Results tagged ‘ white sox ’
Before the next time Torii Hunter opens his mouth, he should think over what he wants to say or get a dictionary.
If Hunter gets a big booing on Opening Day in Los Angeles, he better know for the future. He deserves it.
Hunter referred to Latinos as “impostors” while discussing the number of present African-Americans in the Major Leagues.
Hunter’s original comments were made two weeks ago in one of a series of USA Today roundtables about baseball and published in Wednesday’s editions.
According to a story published in USA Today’s Thursday edition, he meant no harm or disrespect to Latin American players. However, he made very clear he is not apologizing even though he admits using the wrong choice of words.
I really would like to know if, during a similar interview, a Latino player in a similar context would have said the word “Negro” before calling such people “impostors” in the majors.
I bet the whole media would have exploded on it.
If it would have been a Dominican Republic or Venezuelan player, no matter his skin color, people would have asked immediately for his deportation. No matter if it was an All-Star like Hanley Ramirez or Miguel Cabrera.
If it would have been Cuban, the outcry would have made its way back to Fidel Castro. No matter if it would have been Alexei Ramirez or newcomer Aroldis Chapman.
Puerto Rican players cannot be deported as the island is a United States territory, but they would have felt the wrath all season long. Ask Carlos Delgado how much he was booed when he refused to stand all the 2004 season for “God Bless America.”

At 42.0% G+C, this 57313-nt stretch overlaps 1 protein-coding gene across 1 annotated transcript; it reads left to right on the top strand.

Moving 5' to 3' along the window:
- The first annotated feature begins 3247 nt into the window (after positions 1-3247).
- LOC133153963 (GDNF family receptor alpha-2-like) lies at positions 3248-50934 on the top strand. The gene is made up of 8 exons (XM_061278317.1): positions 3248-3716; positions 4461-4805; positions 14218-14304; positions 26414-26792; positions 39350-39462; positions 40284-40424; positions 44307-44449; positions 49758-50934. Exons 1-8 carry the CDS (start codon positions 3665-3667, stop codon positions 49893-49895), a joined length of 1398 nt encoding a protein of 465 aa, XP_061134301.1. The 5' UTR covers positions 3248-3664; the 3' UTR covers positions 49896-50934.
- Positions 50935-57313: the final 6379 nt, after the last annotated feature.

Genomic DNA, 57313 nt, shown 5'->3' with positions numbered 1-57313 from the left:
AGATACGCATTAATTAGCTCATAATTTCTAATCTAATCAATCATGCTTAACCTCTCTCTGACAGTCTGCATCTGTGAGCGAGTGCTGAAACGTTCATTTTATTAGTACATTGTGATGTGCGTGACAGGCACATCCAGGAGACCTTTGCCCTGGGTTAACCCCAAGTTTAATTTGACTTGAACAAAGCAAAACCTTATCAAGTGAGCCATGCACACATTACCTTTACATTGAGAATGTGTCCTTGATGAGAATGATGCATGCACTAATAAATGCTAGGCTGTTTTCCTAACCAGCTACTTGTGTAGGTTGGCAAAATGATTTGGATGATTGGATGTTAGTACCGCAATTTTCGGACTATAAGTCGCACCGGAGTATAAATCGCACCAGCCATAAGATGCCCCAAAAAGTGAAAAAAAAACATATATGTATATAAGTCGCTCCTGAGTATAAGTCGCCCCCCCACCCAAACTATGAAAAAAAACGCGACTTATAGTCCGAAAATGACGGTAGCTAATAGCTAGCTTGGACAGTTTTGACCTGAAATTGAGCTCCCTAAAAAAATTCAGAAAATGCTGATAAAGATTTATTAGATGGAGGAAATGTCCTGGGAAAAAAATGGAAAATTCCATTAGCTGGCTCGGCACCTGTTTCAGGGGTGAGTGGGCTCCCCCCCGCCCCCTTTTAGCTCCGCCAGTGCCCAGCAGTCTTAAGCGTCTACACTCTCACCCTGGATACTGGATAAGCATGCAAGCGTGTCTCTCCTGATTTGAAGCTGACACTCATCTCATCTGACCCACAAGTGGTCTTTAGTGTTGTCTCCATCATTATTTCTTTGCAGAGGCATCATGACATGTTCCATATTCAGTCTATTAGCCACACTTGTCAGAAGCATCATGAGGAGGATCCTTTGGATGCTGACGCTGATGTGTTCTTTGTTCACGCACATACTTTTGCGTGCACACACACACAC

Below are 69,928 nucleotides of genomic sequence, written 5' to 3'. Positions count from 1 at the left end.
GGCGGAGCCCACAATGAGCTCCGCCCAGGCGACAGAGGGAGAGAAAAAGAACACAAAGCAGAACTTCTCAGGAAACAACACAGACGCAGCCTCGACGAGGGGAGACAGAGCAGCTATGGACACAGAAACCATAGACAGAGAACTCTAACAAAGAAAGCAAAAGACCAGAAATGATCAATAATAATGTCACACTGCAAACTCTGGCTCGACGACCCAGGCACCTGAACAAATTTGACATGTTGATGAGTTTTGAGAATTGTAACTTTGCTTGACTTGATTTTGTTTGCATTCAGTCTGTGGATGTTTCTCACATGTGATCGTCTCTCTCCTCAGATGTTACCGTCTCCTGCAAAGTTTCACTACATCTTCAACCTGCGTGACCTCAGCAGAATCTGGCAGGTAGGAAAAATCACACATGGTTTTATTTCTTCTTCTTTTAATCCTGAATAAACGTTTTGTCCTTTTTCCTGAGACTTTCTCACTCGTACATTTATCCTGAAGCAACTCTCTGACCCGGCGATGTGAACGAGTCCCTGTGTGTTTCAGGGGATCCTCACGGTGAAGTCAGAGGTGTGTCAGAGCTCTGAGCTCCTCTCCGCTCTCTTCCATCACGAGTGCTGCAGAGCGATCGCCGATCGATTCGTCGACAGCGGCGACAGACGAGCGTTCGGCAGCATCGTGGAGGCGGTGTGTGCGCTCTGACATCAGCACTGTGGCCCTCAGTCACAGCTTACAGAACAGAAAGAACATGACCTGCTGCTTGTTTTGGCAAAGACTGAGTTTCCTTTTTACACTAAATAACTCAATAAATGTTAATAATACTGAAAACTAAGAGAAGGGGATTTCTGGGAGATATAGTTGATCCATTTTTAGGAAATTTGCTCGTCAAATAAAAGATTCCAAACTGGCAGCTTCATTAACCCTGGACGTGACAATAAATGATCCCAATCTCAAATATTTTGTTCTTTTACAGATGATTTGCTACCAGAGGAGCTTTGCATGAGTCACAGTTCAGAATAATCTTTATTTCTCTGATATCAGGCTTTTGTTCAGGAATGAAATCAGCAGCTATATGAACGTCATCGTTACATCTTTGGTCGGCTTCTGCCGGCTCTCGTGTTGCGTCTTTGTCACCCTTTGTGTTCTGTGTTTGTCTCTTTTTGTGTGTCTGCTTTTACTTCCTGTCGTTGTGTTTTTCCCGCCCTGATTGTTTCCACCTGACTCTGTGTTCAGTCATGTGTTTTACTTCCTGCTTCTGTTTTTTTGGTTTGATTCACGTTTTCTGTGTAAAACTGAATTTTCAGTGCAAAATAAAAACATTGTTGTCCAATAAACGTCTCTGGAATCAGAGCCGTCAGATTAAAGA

There would have been no pardon no matter what they would have said later, like they were misquoted because of their poor English.
Hunter should look around in his own Angels locker room and start apologizing to his teammates such as Kendry Morales, Bobby Abreu, Joel Piñeiro, Erick Aybar, Fernando Rodney, and Juan Rivera.
Maybe it’s understandable that Hunter has some bitterness and resentment of the present situation of the lack of African-Americans in Major League Baseball, but he has to admit and apologize he was wrong.
By the way, we are in the 2010s, and, for the good sake of baseball, stop the differentiation of whites, African-American, and Latinos.
Major League Baseball must leave alone the diversity issue and understand more than ever it is an international game and there should not be any differentiation of colors.
If you know the Latino Angels players mentioned above, there are some from the lightest (Piñeiro) to the darkest (Rodney) skins. Latinos are brothers no matter their color.
Hunter is saying he did not want to imply he was a racist. Sorry, but if he feels that way, he needs to apologize and move on.
Thank goodness he did not take it also with the Japanese players. New teammate Hideki Matsui would have not been very happy either.
Get ready, Torii, that large Mexican population in Los Angeles will be waiting for you.
A long time ago, I remember that when I was going to write my annual column of the Boricuas in spring training, the list used to be a very long one.
It was not only quantity, but also quality.
They used to take a few pages. Most teams had at least one Puerto Rican on their 40-man roster, and most of them at the end of March were ready for the majors.
That was in the ’90s. Not anymore. This is 2010.
As spring training is just starting in Arizona and Florida, every baseball fan is abuzz over what’s to come in 2010.
In Dominican Republic–land of the Albert Pujols, Hanley Ramirez, and Alex Rodriguez superstars of the world–most of their baseball followers are already cheering about their 197 quisqueyanos in the not so warm climate these days in the nation.
In Venezuela, they are counting on most of their 137 names making it to the bigs this year.